Forager’s Forecast

It was evident at last weekend’s Wild Edible Plants and Food Foraging class that berry season is upon us!  It has been an unusual harvest year with many wild foods appearing and ripening here much earlier than “normal.”  Here are just a few of the edible favorites that we gathered and enjoyed in the varied dishes gracing our table.

RED HUCKLEBERRY (VACCINIUM PARVIFOLIUM)

Red huckleberry bushes can be found atop decomposing logs and tree stumps. Now is the perfect time to harvest red huckleberries; bushes in the Puget Sound area are laden with some of the fattest berries we’ve seen in a long time. Many people enjoy these small, tart berries as a trailside snack. We used them to adorn our cattail pollen crepes.

SALAL (GAULTHERIA SHALLON)

salal berries
Photo credit: Wikipedia

Contrary to what you might have heard, salal berries are not only edible, they are quite tasty! These berries are typically at their peak in August and September. Surprisingly, we were already finding ripe salal berries over the 4th of July weekend in the San Juan Islands. They are packed with Vitamin C and make a great trailside snack as well as jelly and base for fruit leather.

GOLDENROD (SOLIDAGO CANADENSIS)

Goldenrod likes moist soil and often can be found growing in damp meadows, at the edges of fields and in ditches along the sides of roads. The just-opening flower buds make a sunny addition to muffins and hotcakes (which we lovingly refer to as “golden cakes”). The leaves can also make a medicinal tea.

CATTAIL (TYPHA SPP.)

Cattail offers us a year-round supply of food. In the spring, we collected protein-rich pollen which we used for the beautiful crepes pictured above. On this trip, we harvested the vegetative stalks (the ones without the “hot dog”) and scraped out the “flour” from the rhizome. Once blended, we teased the fibers out and used the cattail flour in our acorn muffins. Note: Always harvest from a non-polluted area!

We also enjoyed delectable thimbleberries, tiny but flavorful trailing blackberries, and tender dandelion and dock leaves to name just a few. We invite you to indulge in these nutritious and tasty wild foods that are just waiting for you!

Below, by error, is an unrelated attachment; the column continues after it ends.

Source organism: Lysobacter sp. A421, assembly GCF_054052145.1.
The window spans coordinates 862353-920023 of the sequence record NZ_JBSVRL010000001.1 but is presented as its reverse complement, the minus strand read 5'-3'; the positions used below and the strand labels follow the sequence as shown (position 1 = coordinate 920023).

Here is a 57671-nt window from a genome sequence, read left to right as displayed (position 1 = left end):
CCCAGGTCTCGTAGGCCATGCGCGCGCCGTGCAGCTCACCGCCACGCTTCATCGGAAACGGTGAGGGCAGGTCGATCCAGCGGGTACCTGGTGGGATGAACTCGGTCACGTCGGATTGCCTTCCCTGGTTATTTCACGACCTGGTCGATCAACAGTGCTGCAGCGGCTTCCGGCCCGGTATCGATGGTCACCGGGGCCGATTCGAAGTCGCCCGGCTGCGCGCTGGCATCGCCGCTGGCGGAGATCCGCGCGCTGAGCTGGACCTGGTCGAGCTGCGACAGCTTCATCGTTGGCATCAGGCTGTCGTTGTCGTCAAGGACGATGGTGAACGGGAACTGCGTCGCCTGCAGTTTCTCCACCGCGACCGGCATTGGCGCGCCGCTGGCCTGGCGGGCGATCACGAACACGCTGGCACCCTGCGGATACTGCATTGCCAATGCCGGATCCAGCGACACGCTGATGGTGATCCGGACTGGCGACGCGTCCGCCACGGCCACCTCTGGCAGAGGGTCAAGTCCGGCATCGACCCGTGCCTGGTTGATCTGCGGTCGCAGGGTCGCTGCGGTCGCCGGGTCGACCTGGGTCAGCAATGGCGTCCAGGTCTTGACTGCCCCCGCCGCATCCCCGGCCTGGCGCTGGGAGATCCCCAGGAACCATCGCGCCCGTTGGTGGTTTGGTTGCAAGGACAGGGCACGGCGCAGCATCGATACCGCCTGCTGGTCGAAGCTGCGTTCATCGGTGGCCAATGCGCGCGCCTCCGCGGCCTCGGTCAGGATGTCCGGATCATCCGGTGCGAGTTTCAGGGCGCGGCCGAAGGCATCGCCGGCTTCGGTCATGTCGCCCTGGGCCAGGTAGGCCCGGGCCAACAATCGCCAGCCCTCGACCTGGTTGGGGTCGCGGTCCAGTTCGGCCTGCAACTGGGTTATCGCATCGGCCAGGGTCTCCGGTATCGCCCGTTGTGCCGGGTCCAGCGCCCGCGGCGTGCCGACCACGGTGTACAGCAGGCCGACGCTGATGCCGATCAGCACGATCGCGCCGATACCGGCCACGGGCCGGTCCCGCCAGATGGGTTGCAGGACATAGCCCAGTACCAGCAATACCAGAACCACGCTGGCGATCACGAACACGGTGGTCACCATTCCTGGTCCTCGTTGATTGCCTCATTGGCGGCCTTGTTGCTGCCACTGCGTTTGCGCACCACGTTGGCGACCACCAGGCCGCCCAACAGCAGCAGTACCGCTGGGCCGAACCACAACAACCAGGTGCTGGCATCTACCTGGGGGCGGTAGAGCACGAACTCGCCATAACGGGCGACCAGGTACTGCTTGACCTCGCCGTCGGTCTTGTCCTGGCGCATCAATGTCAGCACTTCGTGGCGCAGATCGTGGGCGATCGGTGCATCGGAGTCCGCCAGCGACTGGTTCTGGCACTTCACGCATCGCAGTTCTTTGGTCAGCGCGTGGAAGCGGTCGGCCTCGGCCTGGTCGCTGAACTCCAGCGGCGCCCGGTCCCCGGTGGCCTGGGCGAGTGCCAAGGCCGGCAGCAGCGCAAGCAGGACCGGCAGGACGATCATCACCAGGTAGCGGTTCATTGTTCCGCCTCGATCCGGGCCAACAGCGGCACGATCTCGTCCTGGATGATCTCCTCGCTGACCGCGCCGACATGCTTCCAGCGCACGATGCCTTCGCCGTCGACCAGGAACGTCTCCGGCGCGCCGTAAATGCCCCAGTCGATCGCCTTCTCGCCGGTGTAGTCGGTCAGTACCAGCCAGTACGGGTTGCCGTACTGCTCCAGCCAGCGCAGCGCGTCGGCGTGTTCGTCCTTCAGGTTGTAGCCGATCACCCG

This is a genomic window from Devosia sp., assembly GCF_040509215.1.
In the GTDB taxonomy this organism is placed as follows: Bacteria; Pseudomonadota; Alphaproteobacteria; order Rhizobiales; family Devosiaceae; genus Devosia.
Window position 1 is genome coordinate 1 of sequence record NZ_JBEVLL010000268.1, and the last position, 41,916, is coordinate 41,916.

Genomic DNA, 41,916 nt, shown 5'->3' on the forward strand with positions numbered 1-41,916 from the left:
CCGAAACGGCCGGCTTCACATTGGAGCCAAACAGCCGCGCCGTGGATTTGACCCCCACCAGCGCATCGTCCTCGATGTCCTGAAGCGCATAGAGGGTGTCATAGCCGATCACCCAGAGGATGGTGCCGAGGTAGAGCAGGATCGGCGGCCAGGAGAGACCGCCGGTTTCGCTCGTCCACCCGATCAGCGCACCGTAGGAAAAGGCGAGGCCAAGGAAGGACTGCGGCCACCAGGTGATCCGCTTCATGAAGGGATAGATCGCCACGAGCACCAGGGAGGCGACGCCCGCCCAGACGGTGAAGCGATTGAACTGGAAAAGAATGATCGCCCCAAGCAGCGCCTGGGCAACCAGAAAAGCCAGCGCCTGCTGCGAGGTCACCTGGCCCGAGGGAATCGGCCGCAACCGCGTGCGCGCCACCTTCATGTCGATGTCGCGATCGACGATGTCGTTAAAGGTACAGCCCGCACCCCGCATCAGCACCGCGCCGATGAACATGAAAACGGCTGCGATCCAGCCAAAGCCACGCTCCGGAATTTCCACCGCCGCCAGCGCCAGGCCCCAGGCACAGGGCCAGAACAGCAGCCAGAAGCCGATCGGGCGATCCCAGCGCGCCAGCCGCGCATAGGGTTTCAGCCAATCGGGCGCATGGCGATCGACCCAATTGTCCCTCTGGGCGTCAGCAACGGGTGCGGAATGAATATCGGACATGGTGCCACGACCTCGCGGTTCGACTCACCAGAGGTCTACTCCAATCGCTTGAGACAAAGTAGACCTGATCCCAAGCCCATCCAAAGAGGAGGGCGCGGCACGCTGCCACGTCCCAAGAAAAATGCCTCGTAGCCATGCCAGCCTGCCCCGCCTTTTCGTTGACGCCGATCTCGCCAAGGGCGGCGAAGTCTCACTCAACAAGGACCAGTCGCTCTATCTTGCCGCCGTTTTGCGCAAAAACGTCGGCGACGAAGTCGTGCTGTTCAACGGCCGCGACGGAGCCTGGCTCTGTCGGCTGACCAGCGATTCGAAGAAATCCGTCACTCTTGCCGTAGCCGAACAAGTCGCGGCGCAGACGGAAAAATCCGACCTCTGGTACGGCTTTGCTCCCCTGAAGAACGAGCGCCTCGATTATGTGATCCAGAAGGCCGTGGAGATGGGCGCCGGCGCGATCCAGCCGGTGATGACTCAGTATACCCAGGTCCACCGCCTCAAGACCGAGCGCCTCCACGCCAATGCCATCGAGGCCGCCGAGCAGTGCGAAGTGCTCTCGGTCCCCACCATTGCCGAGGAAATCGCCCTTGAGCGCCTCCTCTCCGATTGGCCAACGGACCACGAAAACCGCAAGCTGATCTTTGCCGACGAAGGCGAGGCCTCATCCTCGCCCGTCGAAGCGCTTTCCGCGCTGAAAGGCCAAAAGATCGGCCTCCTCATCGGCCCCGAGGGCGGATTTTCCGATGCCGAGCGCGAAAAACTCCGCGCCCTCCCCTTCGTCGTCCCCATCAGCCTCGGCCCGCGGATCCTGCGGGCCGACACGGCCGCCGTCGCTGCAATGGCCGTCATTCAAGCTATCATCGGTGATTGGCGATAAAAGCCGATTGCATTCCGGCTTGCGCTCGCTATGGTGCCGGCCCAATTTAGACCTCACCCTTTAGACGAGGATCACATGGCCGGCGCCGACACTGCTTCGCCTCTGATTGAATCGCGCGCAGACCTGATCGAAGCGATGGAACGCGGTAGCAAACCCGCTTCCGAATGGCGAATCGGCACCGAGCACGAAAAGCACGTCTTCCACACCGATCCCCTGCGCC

For more detailed information on identification, harvesting techniques, and ethics as well as additional suggestions for preparations, here are some of our favorite foraging books.  We carry these books in our school store.  Please call our office (425.746.7267) or email (earthskills@earthwalknorthwest.com) to order.  We appreciate your support!

  1. Discovering Wild Plants, Janice Schofield Eaton
  2. The Forager’s Harvest, Samuel Thayer
  3. Nature’s Garden,Samuel Thayer
  4. The Boreal Herbal, Beverley Gray

Happy Foraging!

Forager’s Forecast

Seaweed Harvest

We weren’t  sure what the weather had in store as we headed out the first day in the San Juans to gather seaweeds. For those of you who read our previous post with pictures of students gathering under the sun last year, you’ll notice quite a difference this year:

 

Even with the wind blowing, we were able to harvest enough bullwhip kelp (Nereocystis leutkeana), winged kelp (Alaria marginata), nori or laver, (Porphyra spp.), and bladderwrack (Fucus spp.) to make some delicious meals and condiments.

Bullwhip kelp pickles

Bullwhip kelp relish

Sushi rolls and Alaria with lentils

We also enjoyed other gifts from the sea, mussels and gooseneck barnacles:

We wanted to include the perennial favorite, Navarro “oysters” with nori, but they were gone before we could snap a photo!

 

Seaweed Harvest